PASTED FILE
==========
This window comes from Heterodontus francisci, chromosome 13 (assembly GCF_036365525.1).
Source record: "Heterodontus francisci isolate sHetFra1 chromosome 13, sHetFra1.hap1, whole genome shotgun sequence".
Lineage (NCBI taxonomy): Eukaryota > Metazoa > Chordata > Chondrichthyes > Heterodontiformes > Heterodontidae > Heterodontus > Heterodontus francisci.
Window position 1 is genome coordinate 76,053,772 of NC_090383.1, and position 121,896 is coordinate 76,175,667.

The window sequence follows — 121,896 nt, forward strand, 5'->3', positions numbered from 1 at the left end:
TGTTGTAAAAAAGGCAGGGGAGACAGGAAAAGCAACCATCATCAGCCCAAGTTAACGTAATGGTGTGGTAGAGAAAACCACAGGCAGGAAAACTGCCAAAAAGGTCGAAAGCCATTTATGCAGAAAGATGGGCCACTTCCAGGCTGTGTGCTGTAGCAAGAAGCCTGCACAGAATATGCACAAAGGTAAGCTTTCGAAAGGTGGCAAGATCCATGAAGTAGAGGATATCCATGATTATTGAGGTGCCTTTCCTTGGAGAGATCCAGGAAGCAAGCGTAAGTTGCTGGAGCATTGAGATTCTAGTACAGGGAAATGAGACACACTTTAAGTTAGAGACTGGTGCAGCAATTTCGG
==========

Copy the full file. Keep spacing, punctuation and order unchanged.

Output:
This window comes from Heterodontus francisci, chromosome 13 (assembly GCF_036365525.1).
Source record: "Heterodontus francisci isolate sHetFra1 chromosome 13, sHetFra1.hap1, whole genome shotgun sequence".
Lineage (NCBI taxonomy): Eukaryota > Metazoa > Chordata > Chondrichthyes > Heterodontiformes > Heterodontidae > Heterodontus > Heterodontus francisci.
Window position 1 is genome coordinate 76,053,772 of NC_090383.1, and position 121,896 is coordinate 76,175,667.

The window sequence follows — 121,896 nt, forward strand, 5'->3', positions numbered from 1 at the left end:
TGTTGTAAAAAAGGCAGGGGAGACAGGAAAAGCAACCATCATCAGCCCAAGTTAACGTAATGGTGTGGTAGAGAAAACCACAGGCAGGAAAACTGCCAAAAAGGTCGAAAGCCATTTATGCAGAAAGATGGGCCACTTCCAGGCTGTGTGCTGTAGCAAGAAGCCTGCACAGAATATGCACAAAGGTAAGCTTTCGAAAGGTGGCAAGATCCATGAAGTAGAGGATATCCATGATTATTGAGGTGCCTTTCCTTGGAGAGATCCAGGAAGCAAGCGTAAGTTGCTGGAGCATTGAGATTCTAGTACAGGGAAATGAGACACACTTTAAGTTAGAGACTGGTGCAGCAATTTCGG